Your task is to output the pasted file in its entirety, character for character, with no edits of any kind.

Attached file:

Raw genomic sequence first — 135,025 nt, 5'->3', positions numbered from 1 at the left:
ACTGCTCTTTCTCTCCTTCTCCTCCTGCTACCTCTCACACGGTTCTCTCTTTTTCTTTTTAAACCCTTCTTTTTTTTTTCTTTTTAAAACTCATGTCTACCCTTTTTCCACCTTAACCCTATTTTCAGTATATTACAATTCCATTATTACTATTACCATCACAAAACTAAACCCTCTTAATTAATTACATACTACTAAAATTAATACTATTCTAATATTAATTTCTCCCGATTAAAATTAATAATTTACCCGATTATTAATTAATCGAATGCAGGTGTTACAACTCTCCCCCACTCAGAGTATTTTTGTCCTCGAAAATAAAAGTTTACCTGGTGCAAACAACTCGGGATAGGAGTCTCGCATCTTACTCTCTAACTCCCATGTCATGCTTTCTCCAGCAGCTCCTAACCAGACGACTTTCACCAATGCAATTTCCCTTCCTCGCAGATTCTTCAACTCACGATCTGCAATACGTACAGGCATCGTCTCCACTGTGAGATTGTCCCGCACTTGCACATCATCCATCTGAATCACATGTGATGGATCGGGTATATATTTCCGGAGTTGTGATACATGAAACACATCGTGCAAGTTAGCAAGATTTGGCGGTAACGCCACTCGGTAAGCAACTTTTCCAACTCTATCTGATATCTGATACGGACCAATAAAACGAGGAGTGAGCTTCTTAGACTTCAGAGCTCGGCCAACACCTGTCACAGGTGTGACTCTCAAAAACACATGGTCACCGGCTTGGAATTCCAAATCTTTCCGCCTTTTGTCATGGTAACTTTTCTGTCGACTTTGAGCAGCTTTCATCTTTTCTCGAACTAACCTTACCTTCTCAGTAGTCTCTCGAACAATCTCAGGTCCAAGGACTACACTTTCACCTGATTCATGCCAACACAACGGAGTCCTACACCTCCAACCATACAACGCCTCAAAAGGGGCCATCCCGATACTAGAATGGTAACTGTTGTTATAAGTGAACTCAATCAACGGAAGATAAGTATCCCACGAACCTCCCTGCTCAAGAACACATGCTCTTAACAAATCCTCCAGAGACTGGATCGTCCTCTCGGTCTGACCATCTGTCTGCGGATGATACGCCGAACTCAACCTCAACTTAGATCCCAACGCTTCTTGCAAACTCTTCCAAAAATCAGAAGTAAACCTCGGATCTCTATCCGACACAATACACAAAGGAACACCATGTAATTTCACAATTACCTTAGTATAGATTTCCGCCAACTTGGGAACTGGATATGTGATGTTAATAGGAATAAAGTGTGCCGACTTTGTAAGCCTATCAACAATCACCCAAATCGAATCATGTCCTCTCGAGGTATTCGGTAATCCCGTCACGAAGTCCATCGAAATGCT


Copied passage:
Raw genomic sequence first — 135,025 nt, 5'->3', positions numbered from 1 at the left:
ACTGCTCTTTCTCTCCTTCTCCTCCTGCTACCTCTCACACGGTTCTCTCTTTTTCTTTTTAAACCCTTCTTTTTTTTTTCTTTTTAAAACTCATGTCTACCCTTTTTCCACCTTAACCCTATTTTCAGTATATTACAATTCCATTATTACTATTACCATCACAAAACTAAACCCTCTTAATTAATTACATACTACTAAAATTAATACTATTCTAATATTAATTTCTCCCGATTAAAATTAATAATTTACCCGATTATTAATTAATCGAATGCAGGTGTTACAACTCTCCCCCACTCAGAGTATTTTTGTCCTCGAAAATAAAAGTTTACCTGGTGCAAACAACTCGGGATAGGAGTCTCGCATCTTACTCTCTAACTCCCATGTCATGCTTTCTCCAGCAGCTCCTAACCAGACGACTTTCACCAATGCAATTTCCCTTCCTCGCAGATTCTTCAACTCACGATCTGCAATACGTACAGGCATCGTCTCCACTGTGAGATTGTCCCGCACTTGCACATCATCCATCTGAATCACATGTGATGGATCGGGTATATATTTCCGGAGTTGTGATACATGAAACACATCGTGCAAGTTAGCAAGATTTGGCGGTAACGCCACTCGGTAAGCAACTTTTCCAACTCTATCTGATATCTGATACGGACCAATAAAACGAGGAGTGAGCTTCTTAGACTTCAGAGCTCGGCCAACACCTGTCACAGGTGTGACTCTCAAAAACACATGGTCACCGGCTTGGAATTCCAAATCTTTCCGCCTTTTGTCATGGTAACTTTTCTGTCGACTTTGAGCAGCTTTCATCTTTTCTCGAACTAACCTTACCTTCTCAGTAGTCTCTCGAACAATCTCAGGTCCAAGGACTACACTTTCACCTGATTCATGCCAACACAACGGAGTCCTACACCTCCAACCATACAACGCCTCAAAAGGGGCCATCCCGATACTAGAATGGTAACTGTTGTTATAAGTGAACTCAATCAACGGAAGATAAGTATCCCACGAACCTCCCTGCTCAAGAACACATGCTCTTAACAAATCCTCCAGAGACTGGATCGTCCTCTCGGTCTGACCATCTGTCTGCGGATGATACGCCGAACTCAACCTCAACTTAGATCCCAACGCTTCTTGCAAACTCTTCCAAAAATCAGAAGTAAACCTCGGATCTCTATCCGACACAATACACAAAGGAACACCATGTAATTTCACAATTACCTTAGTATAGATTTCCGCCAACTTGGGAACTGGATATGTGATGTTAATAGGAATAAAGTGTGCCGACTTTGTAAGCCTATCAACAATCACCCAAATCGAATCATGTCCTCTCGAGGTATTCGGTAATCCCGTCACGAAGTCCATCGAAATGCT